DeMarco, who ran Fannie Mae / Federal National Mortgage Association (OTCBB:FNMA) and Freddie Mac / Federal Home Loan Mortgage Corp (OTCBB:FMCC)’s regulator on an acting basis for nearly five years, will leave FHFA next month.
He remained at FHFA as a deputy director after Melvin L. Watt took the helm in January.
New director at FHFA
The FHFA is the agency responsible for overseeing the operations of mortgage finance giants, Fannie Mae / Federal National Mortgage Association (OTCBB:FNMA) and Freddie Mac / Federal Home Loan Mortgage Corp (OTCBB:FMCC). The companies were placed under conservatorship after receiving a huge bailout from the government to prevent collapse.
FHFA plays a crucial role as the two GSEs account for two-thirds of new mortgages in the country.
Soon after taking over as director at FHFA in January, Mel Watt didn’t waste any time signaling that he intended to take the organization in a different direction than his predecessor Edward DeMarco. Mel Watt had sent an email to reporters telling them that he has put a hold on plans to increase rates for insuring mortgage securities. The plan to increase rates would have made Fannie and Freddie less competitive, giving banks more incentive to look for private sources of mortgage insurance.
$187.5 billion bailout
DeMarco oversaw the conservatorship of Fannie Mae / Federal National Mortgage Association (OTCBB:FNMA) and Freddie Mac / Federal Home Loan Mortgage Corp (OTCBB:FMCC), the mortgage-finance companies seized by U.S. regulators in September 2008. He focused on improving the bottom line and conserving assets for taxpayers after the companies received a $187.5 billion bailout from the U.S. Treasury.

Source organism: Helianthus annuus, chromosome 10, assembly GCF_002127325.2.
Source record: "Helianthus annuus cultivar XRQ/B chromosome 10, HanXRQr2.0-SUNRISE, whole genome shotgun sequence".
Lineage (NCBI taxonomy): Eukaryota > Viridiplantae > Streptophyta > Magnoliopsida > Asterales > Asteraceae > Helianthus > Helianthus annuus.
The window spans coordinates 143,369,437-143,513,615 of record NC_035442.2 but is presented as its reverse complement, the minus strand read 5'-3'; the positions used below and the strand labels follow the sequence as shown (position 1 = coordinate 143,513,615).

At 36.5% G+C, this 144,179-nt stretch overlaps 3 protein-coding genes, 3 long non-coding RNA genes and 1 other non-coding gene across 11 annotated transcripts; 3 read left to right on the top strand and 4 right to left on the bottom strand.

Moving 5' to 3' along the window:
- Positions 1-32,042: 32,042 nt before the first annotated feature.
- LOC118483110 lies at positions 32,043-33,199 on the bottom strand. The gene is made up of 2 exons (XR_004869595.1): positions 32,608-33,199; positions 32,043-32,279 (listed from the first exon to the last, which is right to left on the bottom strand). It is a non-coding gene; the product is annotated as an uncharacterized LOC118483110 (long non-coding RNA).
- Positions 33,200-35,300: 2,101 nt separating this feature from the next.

In a press release issued Monday, Melvin L. Watt thanked DeMarco for providing assistance during the transition period. He complimented DeMarco for being an invaluable asset to FHFA and noted his involvement in many important public policy contributions grounded in his strong background in housing finance.
DeMarco was a top official at the FHFA’s predecessor agency, the Office of Federal Housing Enterprise Oversight. Subsequently he became senior deputy director at the housing finance agency when it was created under a 2008 law. He previously held positions at the Social Security Administration and the Treasury Department.